The development of rust-resistant cereals has been an ongoing research effort that has meant keeping one step ahead of ever-changing rust pathogens. In Australia, these efforts have been successful in minimising damage from new pathotypes (strains) of rust that have arisen locally.
Typically, new rust pathotypes that arise in Australia are similar to an existing one, differing only in the added ability to overcome a single resistance gene. In these cases, the new pathotype is described as being virulent for the resistance gene and any cultivar carrying that gene is then vulnerable to infection by the new pathotype.
Once virulence arises, it often spreads and becomes common.
A good example of this was the local development of virulence for the Stripe rust resistance gene Yr17 in 1999, about nine years after the gene was first deployed in Australian agriculture.
This gene was introduced to Australia by rust researchers at the University of Sydney and bred into local wheats before its first release in 1990 in the cultivar Sunbri. Since then, more than 70 cultivars with Yr17 have been released, including more than 30 cultivars that are currently grown, varieties such as:
- LRPB Impala
Yr17 virulence commonplace
Virulence for Yr17 has been common and widespread in eastern Australia since 2007. For instance, nearly all samples of Stripe rust analysed for virulence in 2020 from eastern Australia had Yr17 virulence. As a consequence, this resistance gene on its own is of little value in eastern Australia. It does, however, remain effective in Western Australia.
The Leaf rust resistance gene Lr24 is another example of a rust resistance source that has been used and deployed extensively in Australia. It was first deployed in 1983 in the Torres cultivar and, since then, more than 60 wheat cultivars have been released with this gene, such as:
- LRPB Gazelle
Pathotypes of the wheat Stripe rust pathogen detected in the 2020-21 annual rust survey by researchers at the University of Sydney’s Plant Breeding Institute (up to 23 October 2020). Information from surveys and rust testing is used to make recommendations on the rust responses of current cereal cultivars. Source: University of Sydney
The first detection of virulence for Lr24 was in 2000, 17 years after it was first introduced to cultivars. Like virulence for Yr17, virulence for Lr24 only occurs in eastern Australia. However, unlike virulence for Yr17, virulence for Lr24 has not become dominant in eastern Australia. Only two isolates of the Leaf rust pathogen with virulence for this gene were detected in samples collected in 2020. This means that, unless the pathotypes virulent for this gene increase in frequency, Lr24 should, in many cases, continue to confer resistance to Leaf rust disease.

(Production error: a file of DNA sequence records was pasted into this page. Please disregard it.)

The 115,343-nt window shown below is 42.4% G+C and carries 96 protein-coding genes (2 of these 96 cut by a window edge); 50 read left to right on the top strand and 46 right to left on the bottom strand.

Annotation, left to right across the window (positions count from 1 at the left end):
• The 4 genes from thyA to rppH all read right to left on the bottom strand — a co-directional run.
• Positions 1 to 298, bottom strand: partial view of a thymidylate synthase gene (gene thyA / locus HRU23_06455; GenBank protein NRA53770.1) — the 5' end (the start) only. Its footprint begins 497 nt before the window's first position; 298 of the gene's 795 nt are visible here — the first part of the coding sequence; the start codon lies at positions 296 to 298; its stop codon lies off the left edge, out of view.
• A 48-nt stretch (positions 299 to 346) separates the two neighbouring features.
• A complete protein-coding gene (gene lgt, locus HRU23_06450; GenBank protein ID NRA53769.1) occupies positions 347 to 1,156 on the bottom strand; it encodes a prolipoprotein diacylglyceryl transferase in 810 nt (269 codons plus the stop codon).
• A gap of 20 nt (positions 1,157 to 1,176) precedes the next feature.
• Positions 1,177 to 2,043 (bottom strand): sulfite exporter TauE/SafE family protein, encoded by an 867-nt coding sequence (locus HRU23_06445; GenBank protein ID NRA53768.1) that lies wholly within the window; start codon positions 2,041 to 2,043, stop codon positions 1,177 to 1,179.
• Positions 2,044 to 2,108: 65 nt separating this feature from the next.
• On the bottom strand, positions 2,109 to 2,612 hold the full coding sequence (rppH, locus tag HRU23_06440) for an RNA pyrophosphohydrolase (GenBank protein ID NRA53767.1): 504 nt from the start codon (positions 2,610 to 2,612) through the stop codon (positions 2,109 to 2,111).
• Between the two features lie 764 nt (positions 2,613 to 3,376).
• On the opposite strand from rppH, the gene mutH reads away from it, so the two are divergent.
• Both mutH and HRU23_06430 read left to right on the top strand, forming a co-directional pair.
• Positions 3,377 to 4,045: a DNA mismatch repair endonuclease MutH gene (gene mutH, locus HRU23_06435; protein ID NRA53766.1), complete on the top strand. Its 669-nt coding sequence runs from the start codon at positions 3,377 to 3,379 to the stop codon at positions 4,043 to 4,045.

Keeping a watching brief on where Lr24 virulent pathotypes occur, and their frequency, is important to ensure cultivars with this gene minimise the risk of losses due to Leaf rust.
Sometimes virulence arises, but then seems to disappear. There have been several instances in Australia where virulence has developed for a resistance gene, become common, then disappeared – meaning that a resistance gene that was once of little or no use becomes important again.
A good example of this is the Leaf rust resistance gene Lr23, for which virulence was common in the 1960s until the mid-1980s, but then gradually declined. It has been extremely rare since 2004 and, for the past five years, it has not been detected at all. Cultivars carrying this gene, such as Coolah, EGA Gregory, LRPB Flanker and Sunprime, would have been susceptible to Leaf rust if they were grown in the 1960s to mid-1980s, but they are now resistant.
A word of caution, however, is that just because pathotypes are not detected in our surveys it does not mean they have become extinct. For example, pathotypes of the wheat Stem rust pathogen were detected in the wet summer of 1992-93 in South Australia that had not been found for at least 10 years.
Ongoing monitoring is key
Knowing which rust pathotypes are occurring in different locations and the resistance genes present in cultivars allows recommendations to be made on the performance of cultivars exposed to rust. The factors that determine whether or not virulence for a resistance gene becomes established and common in rust populations are not always obvious, reinforcing the importance of ongoing monitoring of rusts.
Growers can consult the University of Sydney Plant Breeding Institute’s Australian Cereal Rust Survey or current cereal disease guides for each state for the most up-to-date information on varietal responses to rust and other diseases. The rust ratings presented in these guides are based on pathotypes and their frequencies determined through annual surveys at the Plant Breeding Institute.
The success of these surveys depends entirely on the samples received for analysis. As always, growers and agronomists are encouraged to monitor crops closely for rust in the coming season and to forward freshly collected samples, contained in paper only, to:
The Australian Cereal Rust Survey at University of Sydney
Australian Rust Survey
Reply Paid 88076
Narellan NSW 2567
More information: Robert Park, 02 9351 8806, email@example.com